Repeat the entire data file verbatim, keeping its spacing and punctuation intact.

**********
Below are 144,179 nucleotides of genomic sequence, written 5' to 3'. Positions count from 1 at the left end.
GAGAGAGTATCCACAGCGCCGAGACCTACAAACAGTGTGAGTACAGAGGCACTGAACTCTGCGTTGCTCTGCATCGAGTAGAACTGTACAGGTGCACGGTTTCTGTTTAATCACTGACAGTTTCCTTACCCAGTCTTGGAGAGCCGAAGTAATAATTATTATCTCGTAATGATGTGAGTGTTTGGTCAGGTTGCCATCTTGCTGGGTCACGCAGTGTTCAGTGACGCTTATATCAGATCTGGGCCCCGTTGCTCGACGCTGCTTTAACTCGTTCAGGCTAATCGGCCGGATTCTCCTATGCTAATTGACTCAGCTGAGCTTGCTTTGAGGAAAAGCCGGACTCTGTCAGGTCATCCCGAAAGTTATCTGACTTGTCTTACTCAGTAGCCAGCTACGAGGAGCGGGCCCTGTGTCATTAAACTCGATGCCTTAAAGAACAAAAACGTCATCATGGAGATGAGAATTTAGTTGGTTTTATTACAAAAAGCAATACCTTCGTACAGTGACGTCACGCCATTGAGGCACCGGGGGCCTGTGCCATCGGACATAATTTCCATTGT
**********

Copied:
Below are 144,179 nucleotides of genomic sequence, written 5' to 3'. Positions count from 1 at the left end.
GAGAGAGTATCCACAGCGCCGAGACCTACAAACAGTGTGAGTACAGAGGCACTGAACTCTGCGTTGCTCTGCATCGAGTAGAACTGTACAGGTGCACGGTTTCTGTTTAATCACTGACAGTTTCCTTACCCAGTCTTGGAGAGCCGAAGTAATAATTATTATCTCGTAATGATGTGAGTGTTTGGTCAGGTTGCCATCTTGCTGGGTCACGCAGTGTTCAGTGACGCTTATATCAGATCTGGGCCCCGTTGCTCGACGCTGCTTTAACTCGTTCAGGCTAATCGGCCGGATTCTCCTATGCTAATTGACTCAGCTGAGCTTGCTTTGAGGAAAAGCCGGACTCTGTCAGGTCATCCCGAAAGTTATCTGACTTGTCTTACTCAGTAGCCAGCTACGAGGAGCGGGCCCTGTGTCATTAAACTCGATGCCTTAAAGAACAAAAACGTCATCATGGAGATGAGAATTTAGTTGGTTTTATTACAAAAAGCAATACCTTCGTACAGTGACGTCACGCCATTGAGGCACCGGGGGCCTGTGCCATCGGACATAATTTCCATTGT